Water samples were collected on a weekly basis according to established protocols (U.S. Geological Survey, variously dated). Samples were analyzed for chlorophyll a, total phosphorus, total nitrogen, ammonia (includes ammonia plus ammonium), orthophosphate, and nitrite-plus-nitrate concentrations. A subset of the continuous water quality monitoring sites, MDN, WMR, EPT, MDT, HDB, and RPT (fig. 2), were selected for the sampling. Two methods of sampling were used. The choice of method depended on the category of analyte to be measured. Water samples analyzed for total phosphorus, total nitrogen, and chlorophyll a were collected using methods designed to achieve an equal integration over the depth of the water column. To collect depth-integrated samples, a weighted cage holding two 1-L bottles was lowered at a constant rate into the water to 0.5 m from the bottom at sites less than 10.5 m depth (“shallow” sites) and to 10 m from the surface at sites greater than 10.5 m depth (“deep” sites). Each bottle had two ports, one for water to flow in, and one for the escape of displaced air. The contents of bottles from multiple collections at a site were composited, mixed, and then split into separate fractions using a churn splitter.

At the beginning of the sampling season in May, water samples analyzed for dissolved nutrients (ammonia, orthophosphate, and nitrite-plus-nitrate) were collected from a point mid-depth in the water column at sites MDN, WMR, HDB, and RPT, and at two points in the water column (at one-quarter and three-quarters of the total depth) at sites MDT and EPT. Point samples were collected by lowering one end of a hose to the appropriate depth in the water column, then passing the sample through a 0.45 µm capsule filter using a peristaltic pump. After July 1, sites MDN, WMR, and HDB were discontinued to meet logistical and resource constraints. The sampling protocol at RPT, MDT, and EPT was changed to collection of a sample just below the water surface and another sample 5 m below the water surface (RPT sample was just below water surface only), to support the objectives of a parallel study of AFA buoyancy by Portland State University (J. Rueter, Portland State University, oral commun., 2006).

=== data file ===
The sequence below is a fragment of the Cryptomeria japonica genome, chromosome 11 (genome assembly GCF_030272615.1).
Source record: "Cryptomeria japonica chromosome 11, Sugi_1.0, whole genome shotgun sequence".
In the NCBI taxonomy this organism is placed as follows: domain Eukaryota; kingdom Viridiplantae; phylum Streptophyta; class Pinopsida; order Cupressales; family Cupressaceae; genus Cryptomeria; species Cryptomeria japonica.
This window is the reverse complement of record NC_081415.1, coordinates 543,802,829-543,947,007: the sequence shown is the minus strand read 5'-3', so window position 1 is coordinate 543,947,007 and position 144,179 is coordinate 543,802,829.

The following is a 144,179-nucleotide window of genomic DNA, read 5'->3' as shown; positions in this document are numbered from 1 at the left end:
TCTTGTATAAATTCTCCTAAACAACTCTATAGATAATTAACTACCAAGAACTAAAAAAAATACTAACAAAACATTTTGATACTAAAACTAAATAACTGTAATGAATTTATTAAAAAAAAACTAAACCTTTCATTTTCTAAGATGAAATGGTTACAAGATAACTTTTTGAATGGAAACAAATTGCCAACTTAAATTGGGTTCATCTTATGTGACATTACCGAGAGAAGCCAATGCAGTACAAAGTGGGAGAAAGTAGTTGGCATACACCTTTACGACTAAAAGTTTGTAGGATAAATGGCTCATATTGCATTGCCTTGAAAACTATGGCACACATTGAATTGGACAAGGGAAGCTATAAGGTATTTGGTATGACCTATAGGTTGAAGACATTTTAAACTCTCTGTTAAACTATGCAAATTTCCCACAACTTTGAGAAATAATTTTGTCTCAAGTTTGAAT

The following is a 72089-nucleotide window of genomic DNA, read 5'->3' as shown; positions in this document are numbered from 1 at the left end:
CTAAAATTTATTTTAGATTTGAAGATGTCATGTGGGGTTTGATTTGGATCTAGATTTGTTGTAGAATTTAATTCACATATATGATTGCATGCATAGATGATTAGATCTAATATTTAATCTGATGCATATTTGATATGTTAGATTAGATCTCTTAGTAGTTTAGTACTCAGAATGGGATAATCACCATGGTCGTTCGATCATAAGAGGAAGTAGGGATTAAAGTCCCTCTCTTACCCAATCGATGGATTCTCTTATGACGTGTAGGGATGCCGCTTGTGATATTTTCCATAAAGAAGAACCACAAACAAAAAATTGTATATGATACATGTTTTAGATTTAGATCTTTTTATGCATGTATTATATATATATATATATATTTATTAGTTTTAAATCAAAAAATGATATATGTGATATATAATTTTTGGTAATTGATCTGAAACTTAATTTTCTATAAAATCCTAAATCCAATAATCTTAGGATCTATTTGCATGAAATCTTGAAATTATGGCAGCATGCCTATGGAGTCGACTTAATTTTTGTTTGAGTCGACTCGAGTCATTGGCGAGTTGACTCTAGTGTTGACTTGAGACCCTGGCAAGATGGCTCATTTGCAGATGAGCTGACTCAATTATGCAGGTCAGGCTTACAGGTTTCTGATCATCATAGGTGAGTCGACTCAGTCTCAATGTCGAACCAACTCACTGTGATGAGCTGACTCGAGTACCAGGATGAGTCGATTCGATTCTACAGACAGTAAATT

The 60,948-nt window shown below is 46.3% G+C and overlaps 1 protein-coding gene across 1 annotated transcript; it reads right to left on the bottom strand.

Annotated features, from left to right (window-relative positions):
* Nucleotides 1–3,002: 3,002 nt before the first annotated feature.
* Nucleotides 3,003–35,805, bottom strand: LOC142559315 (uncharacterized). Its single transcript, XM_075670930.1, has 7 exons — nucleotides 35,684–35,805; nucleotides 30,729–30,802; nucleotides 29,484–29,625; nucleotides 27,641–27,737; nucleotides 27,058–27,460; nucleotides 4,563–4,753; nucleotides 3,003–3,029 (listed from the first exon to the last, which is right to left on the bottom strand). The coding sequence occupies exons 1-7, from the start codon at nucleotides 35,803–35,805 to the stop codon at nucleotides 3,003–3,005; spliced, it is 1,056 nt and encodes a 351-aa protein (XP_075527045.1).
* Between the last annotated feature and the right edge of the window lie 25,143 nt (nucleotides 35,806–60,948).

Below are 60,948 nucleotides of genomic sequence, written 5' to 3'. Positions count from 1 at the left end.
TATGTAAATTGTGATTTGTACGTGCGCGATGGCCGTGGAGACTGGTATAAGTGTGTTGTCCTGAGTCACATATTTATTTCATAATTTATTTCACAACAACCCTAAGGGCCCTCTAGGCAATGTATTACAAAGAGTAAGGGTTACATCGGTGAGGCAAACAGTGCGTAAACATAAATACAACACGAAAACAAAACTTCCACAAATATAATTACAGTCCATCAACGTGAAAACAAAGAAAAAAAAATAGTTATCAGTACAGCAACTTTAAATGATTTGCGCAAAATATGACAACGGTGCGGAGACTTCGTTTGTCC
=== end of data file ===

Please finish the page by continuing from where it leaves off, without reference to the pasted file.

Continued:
Dissolved nutrient, total phosphorus, and total nitrogen samples were chilled on site and sent to the National Water Quality Laboratory (NWQL) in Denver, Colorado, for analysis. Total phosphorus and total nitrogen samples were preserved in the field with 1 mL of 4.5 normal (4.5N) H2S04 (Sulfuric Acid). Finalized data were stored in the USGS National Water Information System (NWIS) database. Samples for chlorophyll a concentrations were passed through a 0.45 µm glass fiber filter, and the filter membrane was frozen and sent to Portland State University in Portland, Oregon, for analysis. Because samples were processed at Portland State University, the results of the chlorophyll a analyses were not stored in the USGS NWIS database. The comparability of Portland State University and NWQL chlorophyll a data was established with four interlaboratory splits, two of which were submitted to two laboratories in addition to Portland State University and NWQL. Chlorophyll a samples were analyzed according to Arar and Collins (1997).

To protect samples from contamination during the collection process, quality control protocols were followed as described in the National Field Manual for the Collection of Water-Quality Data (U.S. Geological Survey, variously dated). Although all quality assurance protocols were followed to ensure accuracy, there was evidence of minor contamination in ammonia and total nitrogen blank samples; the results are discussed further in appendix A. Less than one-half of blank samples were contaminated, and the magnitude of seasonal differences in environmental samples was greater than the error associated with potential contamination.

Dissolved Oxygen Production and Consumption Experiments